The long wait for Mass Effect is about to come to an end. Microsoft has announced that Bioware‘s highly anticipated sci-fi RPG will release on November 20th in North America, exclusively for the Xbox 360. The game, which incorporates GRAW-style action with role-playing elements familiar to anyone who played Knights of the Old Republic, has been one of the 360’s most-wanted games since the day it was unveiled. Until now, it had been pegged with the precarious and open-to-delay release time frame of “November.” So the news that the game will officially be here in just a few short months is definite cause for celebration.
Read More | Microsoft's Gamerscore blog
Any gamer with even an inkling of interest in Halo 3 should head over to Gamersyde right away and check out some of that site’s stunning off-screen campaign footage, a sample of which we have posted above. This video shows off the game’s unique replay feature, which allows you to record and play back entire levels of the single player campaign, as well as multiplayer matches, at your leisure. Players can then use the footage to analyze their enemy’s defenses, exploit weaknesses, and polish their own skills to a Legendary sheen. Note how the Bungie representative in the video uses the feature to check up on the exploits of a group of Marines on the other side of the battlefield! This is awe-inspiring stuff.
Halo 3 hits the Xbox 360 on September 25th, but of course you already knew that.
Read More | Gamersyde
The reviews have been coming in for a week now, and they have been phenomenal. Consider that according to GameRankings.com, BioShock is the 4th best game of all time. On Metacritic, BioShock has received more perfect 100 scores than even The Legend of Zelda: Ocarina of Time, usually the game cited as the best of all time. Clearly, 2K‘s Mature-rated, failed utopia FPS is a critical smash hit.
Perhaps then there is little need for another glowing review of the game. Except this is not a glowing review in the strictest sense, because BioShock is not exactly the masterpiece of perfection indicated by these scores. Instead, BioShock is a wonderful game that happens to draw to light the inadequacies of the way games are typically reviewed and the inherent inconsistencies of how games are judged.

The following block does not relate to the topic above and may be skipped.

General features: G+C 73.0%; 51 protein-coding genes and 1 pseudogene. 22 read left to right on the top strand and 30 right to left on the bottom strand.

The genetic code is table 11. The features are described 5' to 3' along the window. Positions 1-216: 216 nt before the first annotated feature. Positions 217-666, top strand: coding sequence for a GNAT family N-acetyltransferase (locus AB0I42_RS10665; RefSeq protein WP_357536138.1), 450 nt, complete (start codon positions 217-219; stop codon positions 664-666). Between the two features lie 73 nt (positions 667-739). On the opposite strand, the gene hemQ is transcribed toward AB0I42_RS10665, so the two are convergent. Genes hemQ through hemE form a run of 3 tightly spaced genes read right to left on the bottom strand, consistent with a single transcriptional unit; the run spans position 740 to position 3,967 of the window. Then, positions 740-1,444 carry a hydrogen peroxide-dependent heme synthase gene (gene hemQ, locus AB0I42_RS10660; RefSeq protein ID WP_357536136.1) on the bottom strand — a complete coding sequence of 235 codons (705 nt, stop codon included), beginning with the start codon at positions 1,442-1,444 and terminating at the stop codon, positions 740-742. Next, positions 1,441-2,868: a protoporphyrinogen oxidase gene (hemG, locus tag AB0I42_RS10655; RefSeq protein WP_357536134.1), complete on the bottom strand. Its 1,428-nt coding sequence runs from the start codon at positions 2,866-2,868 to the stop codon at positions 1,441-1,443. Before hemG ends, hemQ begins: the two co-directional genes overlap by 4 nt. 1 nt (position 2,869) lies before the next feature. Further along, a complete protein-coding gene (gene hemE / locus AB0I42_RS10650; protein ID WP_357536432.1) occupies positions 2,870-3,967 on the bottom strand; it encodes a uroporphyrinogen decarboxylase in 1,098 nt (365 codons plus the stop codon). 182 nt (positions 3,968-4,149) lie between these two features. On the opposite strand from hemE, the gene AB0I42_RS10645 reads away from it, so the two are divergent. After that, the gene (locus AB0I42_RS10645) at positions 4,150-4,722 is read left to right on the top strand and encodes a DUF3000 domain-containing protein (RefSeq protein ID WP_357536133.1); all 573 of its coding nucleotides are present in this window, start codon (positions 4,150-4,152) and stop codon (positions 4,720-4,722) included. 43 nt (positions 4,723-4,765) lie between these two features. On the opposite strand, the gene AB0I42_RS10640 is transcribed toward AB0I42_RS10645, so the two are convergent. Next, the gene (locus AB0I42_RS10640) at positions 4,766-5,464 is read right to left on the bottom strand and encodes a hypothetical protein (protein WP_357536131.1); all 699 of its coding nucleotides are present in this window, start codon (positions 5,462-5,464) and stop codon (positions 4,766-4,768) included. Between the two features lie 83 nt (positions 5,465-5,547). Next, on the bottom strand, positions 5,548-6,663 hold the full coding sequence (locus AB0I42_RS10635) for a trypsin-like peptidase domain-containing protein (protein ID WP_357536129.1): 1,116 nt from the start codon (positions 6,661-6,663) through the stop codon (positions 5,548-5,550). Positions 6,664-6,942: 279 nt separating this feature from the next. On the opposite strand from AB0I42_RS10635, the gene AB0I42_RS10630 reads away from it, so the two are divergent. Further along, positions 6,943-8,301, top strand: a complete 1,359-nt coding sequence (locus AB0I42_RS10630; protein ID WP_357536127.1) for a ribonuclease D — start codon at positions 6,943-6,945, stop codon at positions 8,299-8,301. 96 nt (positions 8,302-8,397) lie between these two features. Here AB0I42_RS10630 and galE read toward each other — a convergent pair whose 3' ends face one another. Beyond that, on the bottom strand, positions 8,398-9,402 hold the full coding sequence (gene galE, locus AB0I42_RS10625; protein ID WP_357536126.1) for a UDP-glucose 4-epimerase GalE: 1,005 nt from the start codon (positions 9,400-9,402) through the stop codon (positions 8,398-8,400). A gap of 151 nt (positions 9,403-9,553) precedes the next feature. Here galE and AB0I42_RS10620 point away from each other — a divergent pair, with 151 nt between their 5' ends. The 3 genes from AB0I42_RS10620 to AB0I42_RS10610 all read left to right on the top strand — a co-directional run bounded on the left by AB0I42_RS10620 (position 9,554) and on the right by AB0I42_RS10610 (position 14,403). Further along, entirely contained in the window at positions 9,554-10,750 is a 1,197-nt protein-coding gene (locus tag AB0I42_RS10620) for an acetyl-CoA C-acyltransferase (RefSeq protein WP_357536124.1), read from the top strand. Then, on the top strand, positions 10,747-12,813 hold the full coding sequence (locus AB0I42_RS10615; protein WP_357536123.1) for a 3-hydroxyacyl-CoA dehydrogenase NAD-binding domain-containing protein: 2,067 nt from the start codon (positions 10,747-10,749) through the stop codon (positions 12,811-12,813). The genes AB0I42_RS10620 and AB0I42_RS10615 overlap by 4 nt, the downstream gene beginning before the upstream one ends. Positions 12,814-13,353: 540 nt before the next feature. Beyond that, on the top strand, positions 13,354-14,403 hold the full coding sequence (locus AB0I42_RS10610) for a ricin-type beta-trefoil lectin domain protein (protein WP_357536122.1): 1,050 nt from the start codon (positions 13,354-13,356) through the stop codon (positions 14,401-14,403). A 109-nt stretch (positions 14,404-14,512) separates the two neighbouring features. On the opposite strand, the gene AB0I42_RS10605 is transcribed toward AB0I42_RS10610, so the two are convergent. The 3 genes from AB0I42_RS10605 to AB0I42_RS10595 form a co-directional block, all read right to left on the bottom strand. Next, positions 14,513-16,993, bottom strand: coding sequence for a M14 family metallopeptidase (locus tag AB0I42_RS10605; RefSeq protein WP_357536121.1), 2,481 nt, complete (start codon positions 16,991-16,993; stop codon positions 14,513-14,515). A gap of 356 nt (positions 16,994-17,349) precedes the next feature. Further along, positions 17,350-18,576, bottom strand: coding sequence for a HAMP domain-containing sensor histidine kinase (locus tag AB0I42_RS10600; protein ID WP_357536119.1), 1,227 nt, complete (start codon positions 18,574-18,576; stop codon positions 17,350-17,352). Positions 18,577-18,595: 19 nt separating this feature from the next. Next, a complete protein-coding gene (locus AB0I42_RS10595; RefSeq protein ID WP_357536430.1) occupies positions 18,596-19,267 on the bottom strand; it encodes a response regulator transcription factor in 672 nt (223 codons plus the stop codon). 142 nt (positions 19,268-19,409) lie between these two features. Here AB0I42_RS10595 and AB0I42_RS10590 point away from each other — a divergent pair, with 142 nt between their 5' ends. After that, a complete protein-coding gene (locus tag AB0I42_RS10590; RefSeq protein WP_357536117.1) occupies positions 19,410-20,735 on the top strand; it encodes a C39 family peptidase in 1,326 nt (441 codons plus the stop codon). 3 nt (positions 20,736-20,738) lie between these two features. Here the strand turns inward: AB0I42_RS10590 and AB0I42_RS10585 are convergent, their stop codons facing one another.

This week on XBox Live Arcade comes the anticipated and graphically enhanced arcade cult classic Super Street Fighter Puzzle HD Remix. In addition to upping the graphical fidelity on the game, Capcom has also rebalanced the game with the new X’ mode, although the original version will also be available. The game will cost 800 Microsoft Points.
On Wii‘s Virtual Console this week seems to be sequel week, with the Contra sequel Super C (previously available on XBox Live Arcade) for 500 Wii Points, the SNES role-playing classic Breath of Fire II for 800 Wii Points and the Sega Genesis version of Ghouls n’ Ghosts, the follow-up to Ghosts n’ Goblins for another 800 Wii Points.
According to the latest NPD report, the video game industry generated almost a billion dollars of sales in the month of July. Nintendo’s Wii led the charge with an absolutely astounding 425,000 units sold. The Wii was followed by the PS2, which sold 220,000 units. The Xbox 360 sold 170,000 units, once again beating the PS3, which sold 159,000 units. On the portable side of things, the Nintendo DS sold a whopping 405,000 units, while the PSP moved 214,000 units. Overall console sales are up almost 43% from this period last year.
All of this begs the question: Where are people finding the Wii in such great numbers? I haven’t seen one in a store since the beginning of the year, but somehow Nintendo keeps selling hundreds of thousands of them every month.
Read More | Next Generation